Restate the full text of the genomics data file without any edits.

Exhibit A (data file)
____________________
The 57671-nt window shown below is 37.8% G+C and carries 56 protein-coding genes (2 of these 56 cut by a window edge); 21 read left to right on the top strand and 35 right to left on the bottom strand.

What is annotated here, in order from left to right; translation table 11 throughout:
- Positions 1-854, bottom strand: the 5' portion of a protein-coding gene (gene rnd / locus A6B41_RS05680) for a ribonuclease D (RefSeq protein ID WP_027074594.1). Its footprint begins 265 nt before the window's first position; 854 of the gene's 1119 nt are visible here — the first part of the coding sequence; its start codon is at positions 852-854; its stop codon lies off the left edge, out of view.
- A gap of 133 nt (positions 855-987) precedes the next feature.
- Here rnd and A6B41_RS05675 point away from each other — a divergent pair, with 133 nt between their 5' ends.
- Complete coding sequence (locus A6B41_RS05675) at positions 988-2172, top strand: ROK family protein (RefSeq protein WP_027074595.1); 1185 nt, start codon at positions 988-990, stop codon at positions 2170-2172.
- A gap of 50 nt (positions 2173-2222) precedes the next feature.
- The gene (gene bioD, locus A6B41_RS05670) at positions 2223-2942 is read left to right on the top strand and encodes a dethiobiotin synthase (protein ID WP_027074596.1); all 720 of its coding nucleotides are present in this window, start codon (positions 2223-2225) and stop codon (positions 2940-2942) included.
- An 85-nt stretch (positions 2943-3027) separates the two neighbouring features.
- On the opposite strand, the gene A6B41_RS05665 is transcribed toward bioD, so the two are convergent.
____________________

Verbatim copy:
The 57671-nt window shown below is 37.8% G+C and carries 56 protein-coding genes (2 of these 56 cut by a window edge); 21 read left to right on the top strand and 35 right to left on the bottom strand.

What is annotated here, in order from left to right; translation table 11 throughout:
- Positions 1-854, bottom strand: the 5' portion of a protein-coding gene (gene rnd / locus A6B41_RS05680) for a ribonuclease D (RefSeq protein ID WP_027074594.1). Its footprint begins 265 nt before the window's first position; 854 of the gene's 1119 nt are visible here — the first part of the coding sequence; its start codon is at positions 852-854; its stop codon lies off the left edge, out of view.
- A gap of 133 nt (positions 855-987) precedes the next feature.
- Here rnd and A6B41_RS05675 point away from each other — a divergent pair, with 133 nt between their 5' ends.
- Complete coding sequence (locus A6B41_RS05675) at positions 988-2172, top strand: ROK family protein (RefSeq protein WP_027074595.1); 1185 nt, start codon at positions 988-990, stop codon at positions 2170-2172.
- A gap of 50 nt (positions 2173-2222) precedes the next feature.
- The gene (gene bioD, locus A6B41_RS05670) at positions 2223-2942 is read left to right on the top strand and encodes a dethiobiotin synthase (protein ID WP_027074596.1); all 720 of its coding nucleotides are present in this window, start codon (positions 2223-2225) and stop codon (positions 2940-2942) included.
- An 85-nt stretch (positions 2943-3027) separates the two neighbouring features.
- On the opposite strand, the gene A6B41_RS05665 is transcribed toward bioD, so the two are convergent.